- At the outset, establish the nature of the relationship with the parties (e.g., exclusive) through a representation agreement which is preferably written.
- The agreement should set forth the terms between the parties such as duration, services provided, compensation and other obligations of the parties.
- A representation agreement, especially if written, will ensure broker is compensated for their services.
- Having a written representation agreement with specific terms promotes transparency and helps minimize disputes between the parties.
- The practice of using written representation agreements will demonstrate professionalism.
On February 2, 2023, the Supreme Judicial Court of Massachusetts held that the breach of an oral exclusive buyers’ agency agreement would entitle the broker to commissions as damages.
The Plaintiff, a Massachusetts broker, alleged that an oral exclusive buyers’ agency agreement was entered into with clients in May 2016. The agreement allegedly established that she would be the exclusive broker for one year for the clients’ purchase of a new home, and that she would receive a commission upon the purchase of the new home. Further, the clients agreed to refer all potential properties to the Plaintiff and notify all other real estate agents of the exclusive relationship.
The broker showed the clients at least ten properties and provided other financial and analytical services. Although the Plaintiff performed substantial services pursuant to the contract between May 2016 and February 2017, the clients identified a home on their own. Then, without referring the property to Plaintiff or notifying the listing brokerage of the exclusive buyer’s agreement, the clients purchased the home using another agent of the listing brokerage firm that represented the seller. After the purchase, the clients terminated their relationship with Plaintiff via e-mail, recognizing the work she did for them and sent her an Amazon gift card by way of apology. Plaintiff subsequently brought suit, claiming the clients’ breach of the verbal agreement was enforceable and the broker was entitled to the commission as expectation damages.
The trial court granted the clients’ motion for summary judgment because there was no written agreement. The Appeals Court vacated the grant of summary judgment, recognizing the Statute of Frauds has an express exemption for contracts involving compensation for real estate services. It further concluded that the remedy for breach of an exclusive real estate buyer’s broker contract, like other contracts, is the payment of expectation damages which would be the lost commission. A dissenting justice disagreed on the ground that an exclusive brokerage agreement doesn’t allow a recovery of a commission unless the contract contains a ‘clear statement’ providing for recovery regardless of whether the broker played any role in bringing about the desired sale or purchase. (See Huang v. RE/MAX Leading Edge, 190 N.E.3d 518 (Mass. App. 2022)).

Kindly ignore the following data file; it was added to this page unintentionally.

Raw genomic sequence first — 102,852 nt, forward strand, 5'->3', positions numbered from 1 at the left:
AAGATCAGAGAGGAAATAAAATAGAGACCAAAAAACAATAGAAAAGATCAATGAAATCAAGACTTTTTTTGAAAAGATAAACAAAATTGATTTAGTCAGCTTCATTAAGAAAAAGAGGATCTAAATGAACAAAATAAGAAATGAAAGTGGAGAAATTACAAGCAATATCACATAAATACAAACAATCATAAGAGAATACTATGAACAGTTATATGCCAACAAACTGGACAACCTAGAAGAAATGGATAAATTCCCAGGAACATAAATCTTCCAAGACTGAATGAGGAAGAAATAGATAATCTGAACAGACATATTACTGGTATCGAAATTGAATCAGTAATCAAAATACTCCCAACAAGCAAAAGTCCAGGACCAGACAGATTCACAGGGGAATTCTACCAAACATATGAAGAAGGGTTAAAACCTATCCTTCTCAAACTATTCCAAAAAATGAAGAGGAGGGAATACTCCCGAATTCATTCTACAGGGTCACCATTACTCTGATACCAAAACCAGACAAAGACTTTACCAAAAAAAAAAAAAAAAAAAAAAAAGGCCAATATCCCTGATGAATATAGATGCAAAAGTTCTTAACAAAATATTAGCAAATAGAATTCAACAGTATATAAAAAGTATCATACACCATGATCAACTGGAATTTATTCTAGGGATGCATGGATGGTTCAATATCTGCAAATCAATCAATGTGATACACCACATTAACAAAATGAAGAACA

The Supreme Judicial Court of Massachusetts granted further appellate review to clarify the limited issue of available remedies involving the breach of an exclusive real estate broker agreement. In affirming, the court declined to adopt a rule requiring a contract contain a clear statement that “the broker is entitled to receive a commission…regardless of whether the broker played any role in effecting the desired sale or purchase” in order for the broker to recover damages in the form of a commission. It held that expected commission as damages was appropriate because the Plaintiff is entitled to the ‘benefit of the bargain’ and be placed in the position she would have attained had the contract been fully performed.
In disagreeing with the lower appellate dissenting opinion, the court highlighted the negotiating experience and market knowledge gained by the client-defendants from Plaintiff in this case during their 10-month relationship and cited caselaw providing lost commissions in other industries for breaches of exclusive agency agreements.
Additionally, with the assistance of an amicus brief filed by the Massachusetts Association of REALTORS® and supported by NAR’s Legal Action Program, the court distinguished opposing caselaw involving ‘barebones contracts’ and analyzed the industry’s transition from the agent/subagent ‘bygone’ era into the modern practice of buyer’s agents entering exclusive agreements that include defined obligations placed on both parties. These new market realities, combined with the “Internet’s ubiquitous display of such listings to buyers and sellers,” led the court to conclude that both brokers and clients should be required to comply with express contractual obligations, including the imposition of expectancy damages in the event of a client breach.
The case was remanded to the Superior Court Department of Middlesex County where Plaintiff’s breach of contract claim may proceed against the former clients.